Monday, October 17, 2016

Chasing Summits

     It was a year ago that we visited.  I wrote about it back then as a destination to revisit.  The summer ski slopes of Stowe, the winding, twisting roads of Smugglers Notch, and the peak of Mount Mansfield.  A year ago we turned back as the afternoon caught up to us and my wife's body betrayed her, lungs heaving, legs burning.  We vowed we would return.  The mountain has haunted us for all that time, daring us, taunting us, always calling.
     Again, as in our previous road trip to Vermont this year, our time would be abbreviated but we knew what to expect and what needed to be done.  We would arrive at night to ensure an early start and also a good night's sleep, along with a hearty dinner to fuel our hike.  Prohibition Pig was more than expected, a wonderful BBQ menu of locally-sourced everything paired with some of the finest local beer and cider.  The feast brought the contented sleep that only a full belly could and dreams filled with happy dinner plates would follow.
     The morning breeze welcomed us to Smugglers Notch and we collected some geocahces as we waited for the mountain road to open.  This area is an outdoor mecca even during the summer months, with bouldering, hiking, biking of all sorts, kayaking, and canoeing, all in large supply.  The quick searches for geocaches with their mini-hikes served as a warm-up for the morning's goal.  And, so, we were ready.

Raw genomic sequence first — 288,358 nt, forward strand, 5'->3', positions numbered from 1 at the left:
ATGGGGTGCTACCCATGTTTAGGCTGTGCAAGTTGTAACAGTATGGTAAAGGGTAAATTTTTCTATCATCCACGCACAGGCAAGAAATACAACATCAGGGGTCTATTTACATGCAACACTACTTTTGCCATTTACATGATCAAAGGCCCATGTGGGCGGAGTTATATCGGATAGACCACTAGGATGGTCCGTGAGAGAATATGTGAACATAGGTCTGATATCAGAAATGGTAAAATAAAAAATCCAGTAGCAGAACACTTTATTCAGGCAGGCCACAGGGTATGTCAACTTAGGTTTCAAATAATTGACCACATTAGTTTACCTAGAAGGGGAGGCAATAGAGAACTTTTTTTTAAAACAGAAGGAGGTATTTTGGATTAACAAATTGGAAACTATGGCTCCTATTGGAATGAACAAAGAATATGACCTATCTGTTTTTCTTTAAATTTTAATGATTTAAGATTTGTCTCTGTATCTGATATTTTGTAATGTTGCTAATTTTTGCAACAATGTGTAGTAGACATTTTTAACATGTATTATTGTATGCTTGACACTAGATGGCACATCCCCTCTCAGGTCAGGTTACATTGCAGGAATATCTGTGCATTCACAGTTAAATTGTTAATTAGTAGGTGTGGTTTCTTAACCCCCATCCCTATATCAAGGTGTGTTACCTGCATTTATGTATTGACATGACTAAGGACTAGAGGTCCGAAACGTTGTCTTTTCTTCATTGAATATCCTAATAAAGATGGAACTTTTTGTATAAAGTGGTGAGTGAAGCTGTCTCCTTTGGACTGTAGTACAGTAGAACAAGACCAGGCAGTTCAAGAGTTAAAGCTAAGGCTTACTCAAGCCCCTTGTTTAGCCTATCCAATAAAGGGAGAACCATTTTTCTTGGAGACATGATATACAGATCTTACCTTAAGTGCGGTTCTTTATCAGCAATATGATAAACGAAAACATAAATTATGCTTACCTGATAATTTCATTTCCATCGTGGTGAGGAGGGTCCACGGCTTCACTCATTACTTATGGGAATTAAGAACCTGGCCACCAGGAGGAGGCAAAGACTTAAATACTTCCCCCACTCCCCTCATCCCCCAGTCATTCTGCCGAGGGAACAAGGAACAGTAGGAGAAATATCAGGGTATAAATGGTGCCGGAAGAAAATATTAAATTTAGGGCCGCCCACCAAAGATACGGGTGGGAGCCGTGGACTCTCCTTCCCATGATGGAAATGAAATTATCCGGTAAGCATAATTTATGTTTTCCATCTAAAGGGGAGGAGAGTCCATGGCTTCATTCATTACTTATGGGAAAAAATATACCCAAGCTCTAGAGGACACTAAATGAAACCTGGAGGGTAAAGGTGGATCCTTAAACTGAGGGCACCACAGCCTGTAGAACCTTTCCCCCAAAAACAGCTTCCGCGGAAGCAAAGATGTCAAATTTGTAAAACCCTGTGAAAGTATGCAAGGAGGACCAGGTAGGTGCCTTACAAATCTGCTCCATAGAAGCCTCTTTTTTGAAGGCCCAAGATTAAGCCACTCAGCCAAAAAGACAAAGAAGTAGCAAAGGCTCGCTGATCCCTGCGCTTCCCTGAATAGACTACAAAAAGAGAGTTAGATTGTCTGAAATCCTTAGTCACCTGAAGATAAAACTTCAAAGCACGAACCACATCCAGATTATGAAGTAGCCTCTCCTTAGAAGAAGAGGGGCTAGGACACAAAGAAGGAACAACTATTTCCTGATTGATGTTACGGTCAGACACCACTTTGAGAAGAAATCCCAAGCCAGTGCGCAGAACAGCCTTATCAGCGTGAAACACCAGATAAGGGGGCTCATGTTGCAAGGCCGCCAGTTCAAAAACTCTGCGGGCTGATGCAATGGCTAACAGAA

The road to the upper parking lot was the same.  The trail keeper's house was still the same.  The trail signs were still the same.  But, quickly, the trail had become different.  Within 20 minutes, the landscape had changed.  My wife could not believe that in such a short amount of time we had covered the section of mountain from last year and were on our way to the summit of the mountain.  There were some scrambles and some narrow ridges and some steep walking.  There was bugs and breezes and sun and clouds and views in every direction.  We had lunch above Stowe and looked out at Canada and Lake Champlain.  We had reached this summit and then left it behind.  A filling mid-afternoon Reuben, fresh cider to celebrate, and a stop for Vermont cheddar would complete our day.
     Our journey home would have us visit the Vermont Teddy Bear Factory, a place of joy my kids have not visited since they were in strollers and the tour never disappoints.  It would swing us by Dakin Farms and a bag full of smoked snacks for the miles pointing south.  A few more waypoints would steer us on to the highway and the happy snores of a successful trip.  It was short.  It was sweet.  It was filling for the body and the soul.  It was another trip to remember but it was also a trip to reflect on.
     A year ago we had left the mountain and headed home, somewhat defeated.  My youngest daughter vowed to return at some point, with or without us, and hike to the top.  She pleaded with her mother to be better prepared the next time or, perhaps, stay in the car so that my daughter would not be forced to turn back.  Months later my wife returned, 60 pounds lighter and determined to achieve the summit with her daughter.  This was more than a morning hike, it was a year-long journey which has seemingly transformed into a longer quest.  Upon that summit my daughter and my wife talked of reaching other summits on other mountains in other states.  Some we are already planning to visit while others may well take a lifetime to reach.  But this one little mountain with a short hike has already left its mark.  I am proud of my daughter for being so resolute and so motivational.  I am proud of my wife for being so determined.  They are both an inspiration.
     And so we begin to chase the next summit.

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